How Soon can I expect my Periods to Return after the Birth of my Baby?

How Soon can I expect my Periods to Return after the Birth of my Baby?

How soon menstruation occurs depends largely on whether a mother is breast or bottle-feeding. The bottle feeding mother can expect a period as early as one month from delivery or as late as three – possibly four months. Normally, the periods then continue to occur as before. However, it’s important to remember that ovulation normally precedes a period, and in this event fertility has resumed and pregnancy is again possible. The mother who is totally breast feeding with not more than four hours between feeds is not likely to ovulate and periods may not return for several months, possibly a year or more. However, any change in the feeding habit, such as baby sleeping longer e.g. through the night, use of a soother (pacifier), introduction of formula feeds or solids, illness of mother or baby may bring about a change and push towards returning ovulation. The signs of ovulation are: a reduction in milk supply, baby fretfulness; breast milk becomes slightly more salty at ovulation time and dissatisfies baby. This can alert the mother to look for more accurate signs of the return of fertility. For Example: A change in the vaginal area suggests ovarian activity and returning fertility; (1) a return of mucous following a period of dryness or (2) any change in the type of mucous already present since the normal post natal bleeding (lochia) ceased. Some women may also experience slight abdominal pain, backache or / and spotting/bleeding at ovulation time. The arrival of a period 2- 3 weeks later confirms...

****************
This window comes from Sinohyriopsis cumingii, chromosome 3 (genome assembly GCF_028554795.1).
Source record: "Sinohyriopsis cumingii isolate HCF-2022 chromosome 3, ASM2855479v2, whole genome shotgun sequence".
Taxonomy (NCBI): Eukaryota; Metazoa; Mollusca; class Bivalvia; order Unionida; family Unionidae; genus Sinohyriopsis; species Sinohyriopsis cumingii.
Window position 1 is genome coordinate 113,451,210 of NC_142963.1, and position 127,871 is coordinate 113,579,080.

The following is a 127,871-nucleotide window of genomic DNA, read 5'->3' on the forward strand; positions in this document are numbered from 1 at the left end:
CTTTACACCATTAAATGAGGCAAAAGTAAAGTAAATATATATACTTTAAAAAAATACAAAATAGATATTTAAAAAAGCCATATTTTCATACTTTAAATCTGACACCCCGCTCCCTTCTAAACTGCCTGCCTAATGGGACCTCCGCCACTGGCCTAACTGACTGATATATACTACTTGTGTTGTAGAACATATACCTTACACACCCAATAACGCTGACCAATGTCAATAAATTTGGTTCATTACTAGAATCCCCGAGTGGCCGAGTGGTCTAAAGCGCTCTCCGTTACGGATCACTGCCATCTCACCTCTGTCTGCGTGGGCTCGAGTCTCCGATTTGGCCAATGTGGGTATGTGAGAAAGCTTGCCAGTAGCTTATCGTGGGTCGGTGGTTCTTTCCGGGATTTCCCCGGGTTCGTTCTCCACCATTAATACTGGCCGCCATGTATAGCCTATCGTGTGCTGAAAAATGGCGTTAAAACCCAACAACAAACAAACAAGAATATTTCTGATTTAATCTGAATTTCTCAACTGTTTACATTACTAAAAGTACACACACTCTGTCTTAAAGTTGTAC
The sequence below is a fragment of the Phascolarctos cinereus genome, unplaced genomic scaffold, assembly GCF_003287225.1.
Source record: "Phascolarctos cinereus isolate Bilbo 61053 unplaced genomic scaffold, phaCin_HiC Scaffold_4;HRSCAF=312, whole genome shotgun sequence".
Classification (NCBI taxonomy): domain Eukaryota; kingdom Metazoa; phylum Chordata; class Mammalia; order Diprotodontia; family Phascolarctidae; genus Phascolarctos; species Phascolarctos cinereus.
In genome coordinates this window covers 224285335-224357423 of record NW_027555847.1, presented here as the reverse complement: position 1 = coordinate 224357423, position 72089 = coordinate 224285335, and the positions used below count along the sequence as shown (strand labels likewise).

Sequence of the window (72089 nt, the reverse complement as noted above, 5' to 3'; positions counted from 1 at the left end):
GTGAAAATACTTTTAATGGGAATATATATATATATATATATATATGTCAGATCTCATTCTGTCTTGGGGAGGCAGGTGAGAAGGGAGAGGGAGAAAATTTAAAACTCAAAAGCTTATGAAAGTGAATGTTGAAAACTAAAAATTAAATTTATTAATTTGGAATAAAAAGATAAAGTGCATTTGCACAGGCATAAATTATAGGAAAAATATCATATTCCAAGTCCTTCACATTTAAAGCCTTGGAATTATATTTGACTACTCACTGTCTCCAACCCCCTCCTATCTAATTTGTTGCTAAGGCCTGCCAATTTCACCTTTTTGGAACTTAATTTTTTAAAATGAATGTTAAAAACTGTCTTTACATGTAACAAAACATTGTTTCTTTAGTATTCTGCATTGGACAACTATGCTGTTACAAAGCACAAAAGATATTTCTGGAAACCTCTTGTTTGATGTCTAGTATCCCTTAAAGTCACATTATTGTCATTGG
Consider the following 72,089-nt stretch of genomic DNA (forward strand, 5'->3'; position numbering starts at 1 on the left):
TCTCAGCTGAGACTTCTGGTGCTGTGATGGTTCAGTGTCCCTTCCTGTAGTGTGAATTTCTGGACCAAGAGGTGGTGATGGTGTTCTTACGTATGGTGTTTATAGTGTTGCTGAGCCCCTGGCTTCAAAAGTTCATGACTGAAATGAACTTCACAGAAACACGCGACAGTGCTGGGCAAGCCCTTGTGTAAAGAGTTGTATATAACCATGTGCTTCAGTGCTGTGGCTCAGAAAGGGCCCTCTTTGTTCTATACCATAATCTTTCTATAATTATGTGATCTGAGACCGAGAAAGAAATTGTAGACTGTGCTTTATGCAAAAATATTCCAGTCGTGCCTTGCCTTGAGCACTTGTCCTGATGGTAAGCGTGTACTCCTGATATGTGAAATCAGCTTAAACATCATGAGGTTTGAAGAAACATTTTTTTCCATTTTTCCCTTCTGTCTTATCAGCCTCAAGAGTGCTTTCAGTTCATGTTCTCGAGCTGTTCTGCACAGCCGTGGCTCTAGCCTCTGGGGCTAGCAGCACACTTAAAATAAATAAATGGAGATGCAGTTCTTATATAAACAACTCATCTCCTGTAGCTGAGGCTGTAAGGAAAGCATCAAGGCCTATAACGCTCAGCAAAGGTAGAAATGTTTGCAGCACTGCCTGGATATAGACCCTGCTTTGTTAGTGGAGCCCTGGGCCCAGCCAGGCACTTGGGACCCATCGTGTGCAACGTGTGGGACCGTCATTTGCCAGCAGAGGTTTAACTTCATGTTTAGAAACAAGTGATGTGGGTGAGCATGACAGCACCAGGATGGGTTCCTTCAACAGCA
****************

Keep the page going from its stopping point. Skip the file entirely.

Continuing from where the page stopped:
What are after-pains?

What are after-pains?

For some days following labour, intermittent pains or “contractions” of the womb are still to be felt giving rise to the so-called after-pains. These are more common following a second or subsequent birth as the multiparous womb (having had one or more babies) is less active due to a small space being left inside, which fills up with secretions from the healing afterbirth site. This stimulates the womb to contract in the attempt to expel the secretions and can cause quite severe pain and discomfort. Following a first birth, the walls of the womb come together more closely, virtually emptying the womb completely of all secretions, therefore contractions are less likely to occur. After-pains are also stimulated by breastfeeding, and though uncomfortable for some, this helps the womb to return to normal. Involution of the other generative organs – ovaries and fallopian tubes takes place a little more slowly than that of the womb. Mild painkillers as taken for a headache will alleviate the discomfort of after-pains. If breastfeeding, it’s best to check with your doctor before taking any medication as this can be transmitted to the...